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Desperation, sublimation and loss seasoned with irony, humor


By Louise Erdrich

Harper (384 pages, $27.99)

Romeo Puyat, antihero and scourge of Louise Erdrich’s new novel “LaRose,” is a cursed man. Addicted to prescription drugs and anything else he can get his hands on, he lives in the shadows. Decades of ridicule and abuse run through his veins and fuel the rage that drives this story to its stunning end.

But once the scores have played out, Romeo stumbles into a moment of brief eloquence, a notable concession and measure of the affection that Erdrich holds for perhaps her most loathsome character.

“Some people don't have an alternative,” Romeo manages to find the words at a graduation party for his estranged son. “No alternative to being humble.”

Romeo may not be deserving of such an insight, but Erdrich often confounds expectations. Thirty-two years ago in her debut, “Love Medicine,” she sent June Kashpaw into a late spring snow storm, a self-inflicted death undertaken with the grace and resolve that has long marked Erdrich’s portraits of life in the fictional cities and tribal lands of rural North Dakota.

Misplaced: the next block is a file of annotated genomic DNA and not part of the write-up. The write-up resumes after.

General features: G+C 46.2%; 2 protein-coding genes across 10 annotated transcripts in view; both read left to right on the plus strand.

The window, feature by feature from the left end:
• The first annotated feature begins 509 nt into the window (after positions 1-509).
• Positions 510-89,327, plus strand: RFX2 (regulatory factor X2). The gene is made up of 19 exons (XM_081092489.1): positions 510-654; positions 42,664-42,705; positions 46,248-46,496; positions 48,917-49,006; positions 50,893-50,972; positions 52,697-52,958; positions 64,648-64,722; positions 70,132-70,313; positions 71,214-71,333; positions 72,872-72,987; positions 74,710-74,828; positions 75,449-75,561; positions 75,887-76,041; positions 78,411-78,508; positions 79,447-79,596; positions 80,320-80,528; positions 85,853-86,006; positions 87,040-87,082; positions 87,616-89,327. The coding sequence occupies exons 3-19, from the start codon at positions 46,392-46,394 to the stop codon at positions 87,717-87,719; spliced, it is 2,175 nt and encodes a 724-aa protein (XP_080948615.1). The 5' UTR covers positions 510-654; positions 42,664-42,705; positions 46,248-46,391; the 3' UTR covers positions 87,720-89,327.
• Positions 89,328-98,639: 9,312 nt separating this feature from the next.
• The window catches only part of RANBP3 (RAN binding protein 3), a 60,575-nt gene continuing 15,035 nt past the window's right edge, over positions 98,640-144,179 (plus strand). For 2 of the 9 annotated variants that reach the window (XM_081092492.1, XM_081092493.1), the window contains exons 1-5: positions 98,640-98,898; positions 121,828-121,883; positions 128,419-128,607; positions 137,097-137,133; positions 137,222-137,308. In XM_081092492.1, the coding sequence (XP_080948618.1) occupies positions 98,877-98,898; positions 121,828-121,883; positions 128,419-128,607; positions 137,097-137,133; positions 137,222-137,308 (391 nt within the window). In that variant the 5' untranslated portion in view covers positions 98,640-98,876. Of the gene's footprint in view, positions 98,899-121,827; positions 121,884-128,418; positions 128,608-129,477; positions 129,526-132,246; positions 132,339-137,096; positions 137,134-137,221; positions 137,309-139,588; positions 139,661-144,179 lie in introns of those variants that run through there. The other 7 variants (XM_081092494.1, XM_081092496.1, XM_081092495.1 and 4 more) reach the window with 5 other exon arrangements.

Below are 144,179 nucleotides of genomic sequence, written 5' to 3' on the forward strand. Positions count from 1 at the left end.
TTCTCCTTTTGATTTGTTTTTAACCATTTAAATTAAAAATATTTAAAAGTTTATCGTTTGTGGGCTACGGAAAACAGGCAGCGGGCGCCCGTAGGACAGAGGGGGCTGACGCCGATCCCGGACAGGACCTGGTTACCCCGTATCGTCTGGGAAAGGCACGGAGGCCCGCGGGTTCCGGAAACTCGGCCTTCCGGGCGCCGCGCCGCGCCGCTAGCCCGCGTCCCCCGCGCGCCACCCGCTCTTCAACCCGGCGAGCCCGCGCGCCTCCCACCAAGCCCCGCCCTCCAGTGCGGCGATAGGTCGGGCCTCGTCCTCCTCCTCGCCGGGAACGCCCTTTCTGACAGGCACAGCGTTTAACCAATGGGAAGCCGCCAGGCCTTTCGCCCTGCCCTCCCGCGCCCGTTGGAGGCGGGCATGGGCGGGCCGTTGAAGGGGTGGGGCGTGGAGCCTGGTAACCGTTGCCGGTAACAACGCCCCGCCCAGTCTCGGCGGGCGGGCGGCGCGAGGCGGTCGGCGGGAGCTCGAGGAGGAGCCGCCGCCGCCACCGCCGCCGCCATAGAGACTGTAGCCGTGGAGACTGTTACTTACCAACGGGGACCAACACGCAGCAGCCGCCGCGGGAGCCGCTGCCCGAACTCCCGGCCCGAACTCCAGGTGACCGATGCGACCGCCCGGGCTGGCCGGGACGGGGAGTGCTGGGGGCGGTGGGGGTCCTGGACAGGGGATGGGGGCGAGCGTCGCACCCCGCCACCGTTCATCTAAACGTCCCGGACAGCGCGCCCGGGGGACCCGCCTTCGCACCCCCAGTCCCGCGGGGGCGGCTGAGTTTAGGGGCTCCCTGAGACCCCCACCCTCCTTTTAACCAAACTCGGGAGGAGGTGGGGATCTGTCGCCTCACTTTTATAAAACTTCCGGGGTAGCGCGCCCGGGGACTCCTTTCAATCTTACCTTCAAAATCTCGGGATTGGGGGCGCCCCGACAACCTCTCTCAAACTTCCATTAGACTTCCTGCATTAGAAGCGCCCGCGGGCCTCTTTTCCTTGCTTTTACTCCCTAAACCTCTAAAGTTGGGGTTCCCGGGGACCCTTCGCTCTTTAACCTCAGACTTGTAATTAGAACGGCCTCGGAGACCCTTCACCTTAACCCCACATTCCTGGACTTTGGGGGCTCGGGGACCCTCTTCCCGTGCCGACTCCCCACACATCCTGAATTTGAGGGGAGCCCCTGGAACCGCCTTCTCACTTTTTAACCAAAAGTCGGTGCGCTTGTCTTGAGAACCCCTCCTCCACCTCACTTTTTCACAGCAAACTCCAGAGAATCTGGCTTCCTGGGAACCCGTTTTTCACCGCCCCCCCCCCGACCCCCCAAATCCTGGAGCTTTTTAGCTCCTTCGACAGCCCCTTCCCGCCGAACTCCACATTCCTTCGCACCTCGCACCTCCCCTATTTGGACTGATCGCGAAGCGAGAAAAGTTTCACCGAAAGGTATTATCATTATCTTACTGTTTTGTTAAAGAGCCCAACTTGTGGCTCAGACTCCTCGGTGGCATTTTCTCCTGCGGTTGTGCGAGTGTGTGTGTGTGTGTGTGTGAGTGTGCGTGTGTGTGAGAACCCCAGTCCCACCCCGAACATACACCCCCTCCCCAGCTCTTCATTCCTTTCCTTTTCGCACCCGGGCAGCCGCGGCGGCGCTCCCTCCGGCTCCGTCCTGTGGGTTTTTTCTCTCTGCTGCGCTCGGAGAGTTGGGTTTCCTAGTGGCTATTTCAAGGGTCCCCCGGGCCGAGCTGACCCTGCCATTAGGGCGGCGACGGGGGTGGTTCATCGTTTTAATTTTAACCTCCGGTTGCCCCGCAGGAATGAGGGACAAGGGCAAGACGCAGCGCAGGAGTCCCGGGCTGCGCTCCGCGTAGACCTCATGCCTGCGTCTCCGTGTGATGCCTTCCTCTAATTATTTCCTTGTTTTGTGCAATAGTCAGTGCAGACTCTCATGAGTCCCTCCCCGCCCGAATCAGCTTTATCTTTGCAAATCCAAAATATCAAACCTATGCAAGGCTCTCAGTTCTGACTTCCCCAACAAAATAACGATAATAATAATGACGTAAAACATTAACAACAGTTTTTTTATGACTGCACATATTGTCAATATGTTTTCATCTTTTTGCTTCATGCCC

In the course of 13 novels and numerous short stories, she has laid out one of the most arresting visions of America in one of its most neglected corners, a tableaux on par with Faulkner, a place both perilous and haunted, cursed and blessed.

“LaRose” is no exception.

When Landreaux Iron goes hunting in its opening pages, he sees a deer and takes the shot. But when the deer bolts, he knows he has hit something else. Stepping closer, he sees his neighbor’s 5-year-old son. (TNS)